By Madison Waldie Posted December 14, 2011
Is it possible to take immigration restrictions too far? In the opinions of many people, one state in our nation has done just that. The Alabama state legislature passed a controversial new immigration bill on June 9 that requires public schools to check students’ immigration status, criminalizes giving an undocumented immigrant a ride requires employers to use E-Verify to check potential employees’ status, and instructs police to check the immigration status of anyone they stop if they suspect the person of being an illegal immigrant.
The Alabama government discourages children of illegal immigrants to attend school, because it is expensive and although attendance is not prohibited for such students; school districts are mandated to submit annual tallies on the suspected number of illegal immigrants when making reports to state education officials. Thus finding out which children are illegal and setting these students up for discrimination and judgment from peers and teachers.
Not only is this stopping the education that the child should receive but holds that child back from one day becoming a productive member of our society. Without schooling, a person will never be able to get a decent job, and without a job, that individual will not be able to pay taxes to the government. This is a vicious cycle.
Although many people see Alabama’s law, HB 56, as a preventative measure, others see it as a step backward. Birmingham is the center of Alabama and was the center of the civil rights movement in the 1950s and 1960s. The same place that men and women gave their lives to be treated fairly is the same place that this law has been signed, taking opportunities away from people that are trying to better their lives by going to school and contributing their skills to the workforce.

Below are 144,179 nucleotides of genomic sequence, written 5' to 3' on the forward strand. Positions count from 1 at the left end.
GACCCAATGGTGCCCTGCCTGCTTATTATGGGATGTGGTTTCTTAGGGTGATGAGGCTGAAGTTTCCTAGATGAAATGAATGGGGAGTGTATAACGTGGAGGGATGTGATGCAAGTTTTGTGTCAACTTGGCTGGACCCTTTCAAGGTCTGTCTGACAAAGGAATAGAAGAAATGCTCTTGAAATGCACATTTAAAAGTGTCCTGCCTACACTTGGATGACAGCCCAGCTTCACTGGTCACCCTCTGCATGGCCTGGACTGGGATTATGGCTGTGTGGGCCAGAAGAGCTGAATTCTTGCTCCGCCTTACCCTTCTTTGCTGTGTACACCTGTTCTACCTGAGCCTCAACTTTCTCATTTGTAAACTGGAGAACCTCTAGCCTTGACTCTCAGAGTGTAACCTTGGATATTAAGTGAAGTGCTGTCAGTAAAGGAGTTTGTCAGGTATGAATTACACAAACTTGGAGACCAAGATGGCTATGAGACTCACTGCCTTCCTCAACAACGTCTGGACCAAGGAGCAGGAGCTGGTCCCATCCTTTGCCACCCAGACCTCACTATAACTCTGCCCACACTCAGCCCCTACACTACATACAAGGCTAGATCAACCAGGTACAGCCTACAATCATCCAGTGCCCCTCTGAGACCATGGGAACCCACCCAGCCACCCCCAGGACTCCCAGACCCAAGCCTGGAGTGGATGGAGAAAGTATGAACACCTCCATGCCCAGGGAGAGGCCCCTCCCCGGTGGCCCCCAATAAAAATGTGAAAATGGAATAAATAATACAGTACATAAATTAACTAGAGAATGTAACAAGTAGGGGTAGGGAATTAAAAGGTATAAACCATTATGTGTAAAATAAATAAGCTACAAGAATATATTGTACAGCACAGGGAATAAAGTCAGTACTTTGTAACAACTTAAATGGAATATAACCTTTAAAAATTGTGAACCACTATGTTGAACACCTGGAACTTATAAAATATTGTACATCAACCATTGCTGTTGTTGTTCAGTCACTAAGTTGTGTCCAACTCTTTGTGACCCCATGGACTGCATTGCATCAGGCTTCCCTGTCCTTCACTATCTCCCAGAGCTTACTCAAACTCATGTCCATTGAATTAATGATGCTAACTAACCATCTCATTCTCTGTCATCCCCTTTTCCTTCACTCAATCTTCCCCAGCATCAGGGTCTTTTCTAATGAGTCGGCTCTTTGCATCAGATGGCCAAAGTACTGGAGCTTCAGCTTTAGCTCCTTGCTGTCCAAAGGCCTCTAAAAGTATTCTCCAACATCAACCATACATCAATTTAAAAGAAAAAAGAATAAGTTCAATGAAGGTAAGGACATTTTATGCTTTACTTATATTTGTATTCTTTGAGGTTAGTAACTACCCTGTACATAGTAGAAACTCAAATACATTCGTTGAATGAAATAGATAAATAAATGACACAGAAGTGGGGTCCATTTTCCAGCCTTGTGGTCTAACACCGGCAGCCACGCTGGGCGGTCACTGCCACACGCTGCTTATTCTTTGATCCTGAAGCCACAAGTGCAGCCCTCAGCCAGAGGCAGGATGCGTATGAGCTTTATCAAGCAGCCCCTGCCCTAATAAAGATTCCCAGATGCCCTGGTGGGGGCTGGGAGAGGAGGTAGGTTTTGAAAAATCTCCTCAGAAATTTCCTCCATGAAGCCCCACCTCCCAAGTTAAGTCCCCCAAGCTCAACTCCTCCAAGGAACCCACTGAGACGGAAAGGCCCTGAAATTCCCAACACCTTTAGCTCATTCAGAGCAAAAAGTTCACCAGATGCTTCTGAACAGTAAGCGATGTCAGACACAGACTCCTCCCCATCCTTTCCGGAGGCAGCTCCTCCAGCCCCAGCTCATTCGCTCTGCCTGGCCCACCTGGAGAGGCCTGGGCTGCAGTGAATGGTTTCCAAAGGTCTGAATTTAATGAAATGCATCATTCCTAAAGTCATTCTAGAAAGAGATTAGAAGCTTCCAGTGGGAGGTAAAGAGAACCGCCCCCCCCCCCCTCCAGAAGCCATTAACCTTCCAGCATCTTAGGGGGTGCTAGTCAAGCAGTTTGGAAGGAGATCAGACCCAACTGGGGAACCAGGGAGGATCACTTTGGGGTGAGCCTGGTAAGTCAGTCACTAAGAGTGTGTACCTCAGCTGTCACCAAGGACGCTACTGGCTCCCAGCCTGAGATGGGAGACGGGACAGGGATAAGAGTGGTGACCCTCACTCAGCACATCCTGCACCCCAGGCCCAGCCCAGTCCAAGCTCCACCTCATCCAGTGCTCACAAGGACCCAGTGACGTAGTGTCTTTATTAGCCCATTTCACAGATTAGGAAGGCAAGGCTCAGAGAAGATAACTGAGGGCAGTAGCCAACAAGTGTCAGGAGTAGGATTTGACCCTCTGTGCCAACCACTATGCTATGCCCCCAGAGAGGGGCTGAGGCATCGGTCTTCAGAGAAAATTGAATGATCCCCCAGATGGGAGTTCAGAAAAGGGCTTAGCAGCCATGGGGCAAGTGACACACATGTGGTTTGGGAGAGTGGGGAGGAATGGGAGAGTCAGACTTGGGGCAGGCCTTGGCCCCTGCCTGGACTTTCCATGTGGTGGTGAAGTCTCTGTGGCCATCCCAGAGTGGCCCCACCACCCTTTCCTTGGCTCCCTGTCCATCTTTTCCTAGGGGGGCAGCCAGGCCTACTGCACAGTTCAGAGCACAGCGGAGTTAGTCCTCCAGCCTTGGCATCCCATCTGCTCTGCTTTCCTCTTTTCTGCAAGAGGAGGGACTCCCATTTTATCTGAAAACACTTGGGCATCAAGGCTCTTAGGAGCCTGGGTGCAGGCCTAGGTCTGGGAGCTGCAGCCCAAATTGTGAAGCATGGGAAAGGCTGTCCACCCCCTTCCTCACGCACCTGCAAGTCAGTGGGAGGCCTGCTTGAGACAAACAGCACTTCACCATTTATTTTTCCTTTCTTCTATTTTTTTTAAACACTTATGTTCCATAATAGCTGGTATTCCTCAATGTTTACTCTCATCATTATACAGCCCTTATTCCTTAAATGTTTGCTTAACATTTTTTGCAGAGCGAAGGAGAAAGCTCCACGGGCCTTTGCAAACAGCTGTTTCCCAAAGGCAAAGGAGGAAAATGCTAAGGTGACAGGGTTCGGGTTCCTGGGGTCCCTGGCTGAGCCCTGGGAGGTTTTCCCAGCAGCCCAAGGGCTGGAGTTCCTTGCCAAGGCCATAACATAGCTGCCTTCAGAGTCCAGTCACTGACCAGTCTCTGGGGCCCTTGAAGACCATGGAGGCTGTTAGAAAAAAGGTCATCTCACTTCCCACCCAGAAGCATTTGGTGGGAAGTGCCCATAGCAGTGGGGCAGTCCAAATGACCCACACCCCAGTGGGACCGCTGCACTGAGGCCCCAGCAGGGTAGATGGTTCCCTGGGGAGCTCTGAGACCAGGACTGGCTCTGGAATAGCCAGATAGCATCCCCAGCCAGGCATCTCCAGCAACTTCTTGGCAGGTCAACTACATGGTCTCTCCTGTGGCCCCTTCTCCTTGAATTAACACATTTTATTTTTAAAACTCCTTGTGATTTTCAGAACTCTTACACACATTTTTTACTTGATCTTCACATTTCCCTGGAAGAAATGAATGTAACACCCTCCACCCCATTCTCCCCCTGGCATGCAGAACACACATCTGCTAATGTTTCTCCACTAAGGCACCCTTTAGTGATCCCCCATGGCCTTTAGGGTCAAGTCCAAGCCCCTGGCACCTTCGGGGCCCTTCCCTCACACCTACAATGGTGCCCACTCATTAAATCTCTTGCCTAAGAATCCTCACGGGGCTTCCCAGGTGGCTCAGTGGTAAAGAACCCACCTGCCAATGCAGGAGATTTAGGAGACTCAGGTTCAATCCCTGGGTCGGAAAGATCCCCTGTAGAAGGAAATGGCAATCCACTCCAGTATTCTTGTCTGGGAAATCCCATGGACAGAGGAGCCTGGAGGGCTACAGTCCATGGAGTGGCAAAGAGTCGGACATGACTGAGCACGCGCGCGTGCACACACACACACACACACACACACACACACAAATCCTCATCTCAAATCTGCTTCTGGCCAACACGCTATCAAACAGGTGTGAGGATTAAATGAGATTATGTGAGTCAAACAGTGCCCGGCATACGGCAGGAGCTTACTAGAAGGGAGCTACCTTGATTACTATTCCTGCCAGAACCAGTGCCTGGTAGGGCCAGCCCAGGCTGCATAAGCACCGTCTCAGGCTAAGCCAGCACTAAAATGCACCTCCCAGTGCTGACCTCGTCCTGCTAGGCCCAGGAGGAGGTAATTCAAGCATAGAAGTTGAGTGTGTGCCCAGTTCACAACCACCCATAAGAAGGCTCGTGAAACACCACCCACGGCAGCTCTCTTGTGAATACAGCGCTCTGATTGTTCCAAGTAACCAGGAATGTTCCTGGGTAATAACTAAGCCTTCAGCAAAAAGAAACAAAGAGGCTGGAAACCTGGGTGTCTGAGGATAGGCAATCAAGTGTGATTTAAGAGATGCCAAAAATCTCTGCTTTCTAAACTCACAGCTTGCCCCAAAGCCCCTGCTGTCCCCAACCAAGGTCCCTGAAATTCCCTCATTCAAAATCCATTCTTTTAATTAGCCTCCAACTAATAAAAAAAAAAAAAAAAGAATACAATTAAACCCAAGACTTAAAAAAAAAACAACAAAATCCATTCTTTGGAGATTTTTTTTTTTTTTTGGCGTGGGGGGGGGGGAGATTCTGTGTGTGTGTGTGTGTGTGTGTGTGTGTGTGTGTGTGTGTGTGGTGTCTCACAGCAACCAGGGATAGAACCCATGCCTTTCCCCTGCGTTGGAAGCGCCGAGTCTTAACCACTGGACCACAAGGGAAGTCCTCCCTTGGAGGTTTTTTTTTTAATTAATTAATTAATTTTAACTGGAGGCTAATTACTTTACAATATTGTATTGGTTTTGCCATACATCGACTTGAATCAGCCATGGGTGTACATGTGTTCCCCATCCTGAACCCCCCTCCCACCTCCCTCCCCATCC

Citizens of Birmingham seem to feel the same way.
“Not only a civil rights but a human rights issue. It’s supposed to be the land of opportunities and you’re breaking up families, you’re destroying families,” said a citizen of Birmingham, Alabama. “But not just immigrants. It’s also affecting the people they work for. To me, it’s a disgrace how they’ve handled this. It’ll result in racial profiling. And yes, it’s a civil rights crisis because a lot of civil rights will be violated because of this law,” he continued. (Elizabeth Stuart, Deseret News)
Once again, illegal immigration is wrong, but when a family is already here and they are using their talents and skills to benefit our society, I personally do not think that they should be deported. These people should be treated differently than the individuals that are committing unlawful acts. As a nation, we have closed our minds to the idea of Mexicans living and working in the U.S. because of their stereotypes as ‘thugs’ and ‘gangsters’. We rarely take time to think about the successful citizens who came here as immigrants, or the men and women her living without citizenship, but benefiting our communities. I never thought that I personally would think that immigration restrictions could be taken too far, but America has always been known as the “Land of Dreams” and I don’t think that should change.